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Crews have contained early Tuesday morning blaze in the Columbia River Gorge area.

A small fire reignited early on Tuesday, May 29 in the Columbia River Gorge from a lingering hotspot from the Eagle Creek Fire. CONTRIBUTED PHOTO:U.S. FOREST SERVICE - A small fire reignited in the Eagle Creek Fire area on Tuesday, May 29.

The hotspot fire was contained at about 3 p.m. on May 29, said Rachel Pawlitz, U.S. Forest Service public affairs officer for the Columbia River Gorge National Scenic Area.

"They've got it to point that it is no longer smoking and does not appear to be active anymore," Pawlitz said on Tuesday afternoon.

The Eagle Creek Fire, contained in late November 2017, has not yet been declared out, and hotspots are not unexpected.

Fuels and organic material called "duff" can hold heat underground throughout the winter and flare up after periods of warm dry weather.

The recent flare up occurred in an already heavily burned area and smaller types of fuels that can spread far away were not present.

"We don't think it's a threat to our containment," Pawlitz said. "We're not very concerned about it spreading, but we'll be cautious and keep an eye on things."

Forest Service firefighters responded to the blaze after a glow from the flare-up was reported about 2 a.m. on Tuesday. Firefighters located the hotspot, about a half mile east of Herman Creek Trailhead, north of the Gorge 400 trail, which is located about two miles away from city of Cascade Locks.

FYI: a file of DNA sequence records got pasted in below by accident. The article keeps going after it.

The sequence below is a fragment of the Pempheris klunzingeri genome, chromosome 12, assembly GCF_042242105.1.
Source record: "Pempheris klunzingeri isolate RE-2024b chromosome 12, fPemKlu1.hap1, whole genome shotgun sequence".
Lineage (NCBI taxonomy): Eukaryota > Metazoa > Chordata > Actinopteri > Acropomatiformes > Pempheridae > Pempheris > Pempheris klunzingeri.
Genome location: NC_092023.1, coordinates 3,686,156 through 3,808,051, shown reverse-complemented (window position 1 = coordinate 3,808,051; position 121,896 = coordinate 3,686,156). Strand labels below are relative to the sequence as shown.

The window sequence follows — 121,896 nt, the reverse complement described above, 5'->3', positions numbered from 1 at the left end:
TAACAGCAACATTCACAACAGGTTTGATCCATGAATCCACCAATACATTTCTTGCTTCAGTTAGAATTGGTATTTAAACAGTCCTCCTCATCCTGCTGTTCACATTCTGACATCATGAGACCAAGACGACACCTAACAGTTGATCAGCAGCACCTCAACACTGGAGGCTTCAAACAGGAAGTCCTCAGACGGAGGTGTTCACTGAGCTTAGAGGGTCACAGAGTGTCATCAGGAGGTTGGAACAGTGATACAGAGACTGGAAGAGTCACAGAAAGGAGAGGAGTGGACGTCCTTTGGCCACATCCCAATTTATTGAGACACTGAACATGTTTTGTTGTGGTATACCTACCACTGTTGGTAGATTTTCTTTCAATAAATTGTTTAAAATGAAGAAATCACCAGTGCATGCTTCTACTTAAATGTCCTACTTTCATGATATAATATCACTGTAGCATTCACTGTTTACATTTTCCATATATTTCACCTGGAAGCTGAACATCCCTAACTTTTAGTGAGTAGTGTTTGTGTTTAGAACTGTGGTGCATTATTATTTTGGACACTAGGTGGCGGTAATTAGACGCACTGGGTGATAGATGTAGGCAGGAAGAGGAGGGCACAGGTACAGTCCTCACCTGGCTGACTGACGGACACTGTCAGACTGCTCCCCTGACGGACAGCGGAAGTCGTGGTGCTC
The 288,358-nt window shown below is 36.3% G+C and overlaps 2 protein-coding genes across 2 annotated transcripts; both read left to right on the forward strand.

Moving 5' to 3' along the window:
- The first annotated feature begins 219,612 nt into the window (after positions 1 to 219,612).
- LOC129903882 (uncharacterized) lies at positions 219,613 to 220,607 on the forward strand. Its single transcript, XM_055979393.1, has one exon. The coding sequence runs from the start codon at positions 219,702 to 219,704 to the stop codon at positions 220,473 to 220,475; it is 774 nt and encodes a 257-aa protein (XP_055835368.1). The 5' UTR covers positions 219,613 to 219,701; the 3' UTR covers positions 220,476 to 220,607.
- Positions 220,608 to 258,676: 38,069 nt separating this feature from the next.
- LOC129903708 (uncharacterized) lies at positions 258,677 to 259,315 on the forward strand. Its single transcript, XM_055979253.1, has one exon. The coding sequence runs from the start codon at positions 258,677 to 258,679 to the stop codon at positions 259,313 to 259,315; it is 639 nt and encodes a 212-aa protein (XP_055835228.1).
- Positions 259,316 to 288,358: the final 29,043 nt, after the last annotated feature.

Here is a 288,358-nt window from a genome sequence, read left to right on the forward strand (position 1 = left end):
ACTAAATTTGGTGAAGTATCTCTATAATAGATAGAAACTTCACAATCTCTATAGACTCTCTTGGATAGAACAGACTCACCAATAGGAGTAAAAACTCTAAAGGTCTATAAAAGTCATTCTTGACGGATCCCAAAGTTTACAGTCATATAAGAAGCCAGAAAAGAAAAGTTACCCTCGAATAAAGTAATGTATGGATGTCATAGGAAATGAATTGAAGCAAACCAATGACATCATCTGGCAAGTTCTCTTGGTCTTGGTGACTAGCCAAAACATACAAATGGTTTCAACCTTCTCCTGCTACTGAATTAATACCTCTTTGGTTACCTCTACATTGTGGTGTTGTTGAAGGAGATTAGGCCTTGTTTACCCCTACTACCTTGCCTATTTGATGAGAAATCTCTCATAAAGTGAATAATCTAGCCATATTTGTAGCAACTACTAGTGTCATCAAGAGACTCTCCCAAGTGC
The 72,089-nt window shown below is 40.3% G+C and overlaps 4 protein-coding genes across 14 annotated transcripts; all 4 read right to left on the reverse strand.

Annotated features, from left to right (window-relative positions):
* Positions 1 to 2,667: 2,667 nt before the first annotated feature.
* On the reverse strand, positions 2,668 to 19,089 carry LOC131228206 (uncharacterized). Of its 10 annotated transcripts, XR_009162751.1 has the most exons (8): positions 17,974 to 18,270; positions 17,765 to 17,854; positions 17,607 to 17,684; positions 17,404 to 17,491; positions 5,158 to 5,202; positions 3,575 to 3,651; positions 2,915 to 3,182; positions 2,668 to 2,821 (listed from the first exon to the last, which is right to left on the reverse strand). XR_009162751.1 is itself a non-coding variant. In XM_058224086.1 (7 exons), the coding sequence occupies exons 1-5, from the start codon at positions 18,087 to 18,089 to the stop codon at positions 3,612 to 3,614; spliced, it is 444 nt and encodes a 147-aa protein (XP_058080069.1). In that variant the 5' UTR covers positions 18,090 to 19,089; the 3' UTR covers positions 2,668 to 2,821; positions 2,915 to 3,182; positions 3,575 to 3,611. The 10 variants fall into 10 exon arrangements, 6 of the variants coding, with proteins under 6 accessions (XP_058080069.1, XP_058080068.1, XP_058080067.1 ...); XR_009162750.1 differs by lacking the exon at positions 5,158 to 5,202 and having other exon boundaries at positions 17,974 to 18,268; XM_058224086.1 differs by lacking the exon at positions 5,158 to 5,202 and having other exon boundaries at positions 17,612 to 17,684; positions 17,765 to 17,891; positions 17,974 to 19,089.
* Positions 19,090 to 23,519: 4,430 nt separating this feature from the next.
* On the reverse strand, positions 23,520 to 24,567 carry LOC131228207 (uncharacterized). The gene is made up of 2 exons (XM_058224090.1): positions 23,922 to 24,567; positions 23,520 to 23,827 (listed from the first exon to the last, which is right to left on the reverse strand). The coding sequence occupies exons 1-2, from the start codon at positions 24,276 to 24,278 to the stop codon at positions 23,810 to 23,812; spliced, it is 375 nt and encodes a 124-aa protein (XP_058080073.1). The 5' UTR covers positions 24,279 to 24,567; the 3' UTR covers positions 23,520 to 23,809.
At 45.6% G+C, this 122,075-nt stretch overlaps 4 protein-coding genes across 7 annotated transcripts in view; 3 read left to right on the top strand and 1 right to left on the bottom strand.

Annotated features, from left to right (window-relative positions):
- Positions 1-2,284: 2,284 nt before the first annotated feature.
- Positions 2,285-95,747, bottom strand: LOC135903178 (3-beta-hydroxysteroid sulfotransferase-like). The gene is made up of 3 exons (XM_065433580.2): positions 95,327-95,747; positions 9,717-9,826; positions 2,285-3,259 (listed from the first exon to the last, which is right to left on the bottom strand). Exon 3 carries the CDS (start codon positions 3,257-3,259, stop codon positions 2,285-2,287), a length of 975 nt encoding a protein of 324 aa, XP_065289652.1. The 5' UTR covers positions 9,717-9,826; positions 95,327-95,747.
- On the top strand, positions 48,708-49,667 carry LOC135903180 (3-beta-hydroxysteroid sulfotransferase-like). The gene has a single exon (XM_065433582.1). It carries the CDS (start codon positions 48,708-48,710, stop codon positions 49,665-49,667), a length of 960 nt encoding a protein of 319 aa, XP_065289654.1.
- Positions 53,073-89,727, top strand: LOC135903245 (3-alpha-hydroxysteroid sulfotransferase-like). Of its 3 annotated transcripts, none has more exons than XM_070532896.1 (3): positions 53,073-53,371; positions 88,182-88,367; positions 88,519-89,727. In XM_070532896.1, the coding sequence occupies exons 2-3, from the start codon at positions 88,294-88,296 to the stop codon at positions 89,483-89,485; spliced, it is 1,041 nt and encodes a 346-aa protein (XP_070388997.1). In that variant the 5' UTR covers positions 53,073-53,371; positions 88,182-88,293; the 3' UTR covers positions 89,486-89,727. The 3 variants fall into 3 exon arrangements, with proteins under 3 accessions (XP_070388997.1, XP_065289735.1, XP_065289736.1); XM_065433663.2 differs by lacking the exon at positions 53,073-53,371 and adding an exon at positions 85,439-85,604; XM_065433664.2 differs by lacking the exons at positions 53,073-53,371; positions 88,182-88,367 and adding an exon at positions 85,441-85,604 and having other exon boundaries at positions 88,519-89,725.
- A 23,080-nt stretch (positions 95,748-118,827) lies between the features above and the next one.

Two engines and a hand crew from the Columbia River Gorge National Scenic Area were dispatched to the small fire, which was found smoldering in heavy downed timber with few ground fuels.  

Pawlitz urged Gorge visitors to to not set off fireworks, which are illegal in all federal scenic areas, and to make sure fires are completely out.

The Eagle Creek Fire was caused by a teenager throwing fireworks into the Eagle Creek canyon.

Hotspots are part of several post-fire hazards that have caused trails to remain closed following Eagle Creek Fire, which started last Labor Day weekend. Other hazards include fire-weakened trees and loose boulders, rockslides and landslides.

For a full list of Eagle Creek Fire closures and more details about response efforts, visit http://bit.ly/eaglecreekfireresponse

If anyone sees a smoke column in the Columbia River Gorge, they should call 911 or contact the Columbia Cascade Communication Center at 360-891-5140.

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